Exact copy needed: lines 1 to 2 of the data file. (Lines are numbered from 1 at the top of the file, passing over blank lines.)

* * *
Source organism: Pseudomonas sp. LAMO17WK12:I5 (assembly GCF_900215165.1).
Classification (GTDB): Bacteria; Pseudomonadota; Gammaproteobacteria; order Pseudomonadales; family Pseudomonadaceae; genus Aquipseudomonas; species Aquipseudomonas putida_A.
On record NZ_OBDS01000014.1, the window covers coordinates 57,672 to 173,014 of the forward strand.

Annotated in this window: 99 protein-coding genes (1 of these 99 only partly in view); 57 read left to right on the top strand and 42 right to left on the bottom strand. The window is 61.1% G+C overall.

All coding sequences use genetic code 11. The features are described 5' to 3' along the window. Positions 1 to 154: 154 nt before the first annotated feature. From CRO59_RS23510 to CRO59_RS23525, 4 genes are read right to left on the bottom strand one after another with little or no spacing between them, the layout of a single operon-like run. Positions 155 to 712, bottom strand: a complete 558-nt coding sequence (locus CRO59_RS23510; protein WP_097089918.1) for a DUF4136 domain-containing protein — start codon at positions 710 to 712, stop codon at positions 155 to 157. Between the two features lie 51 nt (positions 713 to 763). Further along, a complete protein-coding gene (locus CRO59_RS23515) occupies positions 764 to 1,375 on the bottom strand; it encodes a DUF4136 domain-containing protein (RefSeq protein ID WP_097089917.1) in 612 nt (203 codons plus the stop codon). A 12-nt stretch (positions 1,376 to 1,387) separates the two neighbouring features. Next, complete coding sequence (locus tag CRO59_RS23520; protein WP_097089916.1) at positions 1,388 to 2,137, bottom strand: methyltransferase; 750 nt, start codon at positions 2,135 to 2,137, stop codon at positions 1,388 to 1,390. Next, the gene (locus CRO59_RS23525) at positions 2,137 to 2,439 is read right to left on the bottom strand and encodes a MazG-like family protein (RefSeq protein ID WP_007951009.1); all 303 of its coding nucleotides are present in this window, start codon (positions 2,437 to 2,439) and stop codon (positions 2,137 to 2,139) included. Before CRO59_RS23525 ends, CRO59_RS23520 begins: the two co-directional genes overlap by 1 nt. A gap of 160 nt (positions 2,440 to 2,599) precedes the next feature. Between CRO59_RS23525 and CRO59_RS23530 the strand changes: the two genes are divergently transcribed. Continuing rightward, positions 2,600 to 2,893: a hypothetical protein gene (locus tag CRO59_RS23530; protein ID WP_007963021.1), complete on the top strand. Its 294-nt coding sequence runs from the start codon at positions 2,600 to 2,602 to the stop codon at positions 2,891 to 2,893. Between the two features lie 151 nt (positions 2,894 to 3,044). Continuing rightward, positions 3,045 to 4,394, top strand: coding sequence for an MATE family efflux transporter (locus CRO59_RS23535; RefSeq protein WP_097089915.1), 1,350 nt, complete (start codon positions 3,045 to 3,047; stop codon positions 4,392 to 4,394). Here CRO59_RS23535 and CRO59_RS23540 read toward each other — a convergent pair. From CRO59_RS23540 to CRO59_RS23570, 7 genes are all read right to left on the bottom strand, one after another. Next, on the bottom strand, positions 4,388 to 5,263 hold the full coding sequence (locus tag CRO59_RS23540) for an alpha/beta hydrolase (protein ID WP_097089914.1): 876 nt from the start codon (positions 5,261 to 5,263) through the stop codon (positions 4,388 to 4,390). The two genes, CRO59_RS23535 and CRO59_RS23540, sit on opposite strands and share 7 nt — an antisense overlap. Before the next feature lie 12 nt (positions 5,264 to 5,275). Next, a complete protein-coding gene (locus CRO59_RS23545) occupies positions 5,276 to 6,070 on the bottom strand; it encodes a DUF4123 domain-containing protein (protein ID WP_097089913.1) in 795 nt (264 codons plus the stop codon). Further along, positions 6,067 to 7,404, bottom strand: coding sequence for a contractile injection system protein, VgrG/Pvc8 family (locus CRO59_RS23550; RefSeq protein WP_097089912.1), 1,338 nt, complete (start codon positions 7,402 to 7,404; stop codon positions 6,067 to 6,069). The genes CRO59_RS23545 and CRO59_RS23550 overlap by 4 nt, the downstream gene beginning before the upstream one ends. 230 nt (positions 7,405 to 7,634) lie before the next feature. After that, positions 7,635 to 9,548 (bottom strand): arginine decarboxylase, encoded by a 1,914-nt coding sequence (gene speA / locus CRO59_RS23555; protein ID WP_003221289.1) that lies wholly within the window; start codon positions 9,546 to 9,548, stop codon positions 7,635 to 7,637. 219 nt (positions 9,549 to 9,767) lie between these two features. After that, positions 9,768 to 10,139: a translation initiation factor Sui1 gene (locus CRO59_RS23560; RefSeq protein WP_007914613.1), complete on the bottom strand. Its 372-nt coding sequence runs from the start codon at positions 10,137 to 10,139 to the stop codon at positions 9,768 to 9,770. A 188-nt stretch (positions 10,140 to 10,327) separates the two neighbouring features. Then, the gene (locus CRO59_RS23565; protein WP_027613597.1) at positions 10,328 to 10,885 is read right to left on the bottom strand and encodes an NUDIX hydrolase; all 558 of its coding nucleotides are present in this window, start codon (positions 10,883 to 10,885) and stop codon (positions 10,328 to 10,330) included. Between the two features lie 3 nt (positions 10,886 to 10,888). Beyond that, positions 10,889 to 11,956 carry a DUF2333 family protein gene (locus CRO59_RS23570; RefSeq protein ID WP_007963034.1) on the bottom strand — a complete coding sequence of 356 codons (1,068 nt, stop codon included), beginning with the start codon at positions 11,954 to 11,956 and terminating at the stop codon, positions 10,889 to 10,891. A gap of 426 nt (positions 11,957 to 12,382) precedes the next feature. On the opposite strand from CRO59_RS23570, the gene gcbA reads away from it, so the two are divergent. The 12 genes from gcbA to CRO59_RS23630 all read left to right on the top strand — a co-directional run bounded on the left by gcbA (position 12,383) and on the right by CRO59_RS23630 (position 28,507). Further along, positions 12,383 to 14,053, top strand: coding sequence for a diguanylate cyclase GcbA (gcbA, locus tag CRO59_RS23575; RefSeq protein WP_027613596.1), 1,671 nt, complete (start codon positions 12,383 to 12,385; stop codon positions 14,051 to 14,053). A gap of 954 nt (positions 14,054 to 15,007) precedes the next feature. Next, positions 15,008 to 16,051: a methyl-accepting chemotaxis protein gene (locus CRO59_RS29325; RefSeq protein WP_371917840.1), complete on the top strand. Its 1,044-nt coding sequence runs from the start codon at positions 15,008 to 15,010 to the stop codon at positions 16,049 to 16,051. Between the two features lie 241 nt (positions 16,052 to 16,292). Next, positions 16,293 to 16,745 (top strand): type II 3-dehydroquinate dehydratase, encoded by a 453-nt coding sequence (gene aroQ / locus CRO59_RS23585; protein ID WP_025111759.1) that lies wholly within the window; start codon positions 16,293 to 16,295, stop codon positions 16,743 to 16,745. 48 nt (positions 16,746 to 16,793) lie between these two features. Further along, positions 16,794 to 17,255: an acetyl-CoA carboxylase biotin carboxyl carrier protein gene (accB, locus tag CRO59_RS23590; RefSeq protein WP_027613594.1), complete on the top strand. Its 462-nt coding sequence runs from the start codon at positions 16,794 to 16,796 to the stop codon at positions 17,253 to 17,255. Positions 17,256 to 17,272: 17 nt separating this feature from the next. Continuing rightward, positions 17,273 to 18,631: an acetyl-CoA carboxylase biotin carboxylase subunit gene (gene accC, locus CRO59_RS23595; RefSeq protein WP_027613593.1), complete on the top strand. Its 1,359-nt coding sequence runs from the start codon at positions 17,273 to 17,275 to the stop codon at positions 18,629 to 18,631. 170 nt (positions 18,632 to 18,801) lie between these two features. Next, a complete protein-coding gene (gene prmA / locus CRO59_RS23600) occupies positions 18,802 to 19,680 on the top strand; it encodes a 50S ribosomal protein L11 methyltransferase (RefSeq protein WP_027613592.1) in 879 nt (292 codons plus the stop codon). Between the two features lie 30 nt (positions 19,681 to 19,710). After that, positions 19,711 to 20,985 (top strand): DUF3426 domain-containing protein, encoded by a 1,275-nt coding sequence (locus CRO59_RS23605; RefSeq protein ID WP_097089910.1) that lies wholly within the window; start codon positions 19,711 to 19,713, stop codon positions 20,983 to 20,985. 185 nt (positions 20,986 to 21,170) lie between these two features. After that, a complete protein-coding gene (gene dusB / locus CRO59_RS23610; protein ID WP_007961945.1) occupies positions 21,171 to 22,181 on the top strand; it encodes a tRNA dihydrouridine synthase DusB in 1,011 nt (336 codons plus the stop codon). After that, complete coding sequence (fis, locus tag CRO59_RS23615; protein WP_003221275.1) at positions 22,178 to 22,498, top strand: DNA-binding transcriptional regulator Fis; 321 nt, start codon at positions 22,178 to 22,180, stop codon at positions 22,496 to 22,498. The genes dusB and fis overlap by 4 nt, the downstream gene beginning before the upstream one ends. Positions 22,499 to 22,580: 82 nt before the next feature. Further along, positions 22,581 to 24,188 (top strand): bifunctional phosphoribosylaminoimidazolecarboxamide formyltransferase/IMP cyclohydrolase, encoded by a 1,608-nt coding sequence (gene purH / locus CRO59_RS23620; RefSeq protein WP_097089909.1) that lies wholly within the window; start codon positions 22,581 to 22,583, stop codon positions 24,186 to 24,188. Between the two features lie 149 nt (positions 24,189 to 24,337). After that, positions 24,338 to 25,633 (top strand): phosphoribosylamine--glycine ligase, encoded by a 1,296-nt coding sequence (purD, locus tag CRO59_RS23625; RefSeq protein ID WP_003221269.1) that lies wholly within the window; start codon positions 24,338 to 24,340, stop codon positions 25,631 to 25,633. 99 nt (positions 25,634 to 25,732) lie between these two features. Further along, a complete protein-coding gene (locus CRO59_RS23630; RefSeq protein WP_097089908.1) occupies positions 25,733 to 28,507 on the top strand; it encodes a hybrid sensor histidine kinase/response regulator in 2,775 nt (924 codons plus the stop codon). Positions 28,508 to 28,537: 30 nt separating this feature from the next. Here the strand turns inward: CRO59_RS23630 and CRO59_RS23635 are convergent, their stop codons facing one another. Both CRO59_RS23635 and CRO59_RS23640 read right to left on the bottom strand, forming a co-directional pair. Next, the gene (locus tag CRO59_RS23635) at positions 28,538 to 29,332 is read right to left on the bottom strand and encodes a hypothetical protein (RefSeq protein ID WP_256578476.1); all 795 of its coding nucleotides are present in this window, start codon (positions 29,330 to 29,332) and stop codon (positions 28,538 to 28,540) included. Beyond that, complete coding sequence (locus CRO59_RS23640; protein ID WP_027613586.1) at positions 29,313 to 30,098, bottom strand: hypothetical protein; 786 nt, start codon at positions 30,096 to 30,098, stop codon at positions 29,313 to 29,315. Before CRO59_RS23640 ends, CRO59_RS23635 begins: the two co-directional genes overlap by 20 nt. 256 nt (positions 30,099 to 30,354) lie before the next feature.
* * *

Source organism: Pseudomonas sp. LAMO17WK12:I5 (assembly GCF_900215165.1).
Classification (GTDB): Bacteria; Pseudomonadota; Gammaproteobacteria; order Pseudomonadales; family Pseudomonadaceae; genus Aquipseudomonas; species Aquipseudomonas putida_A.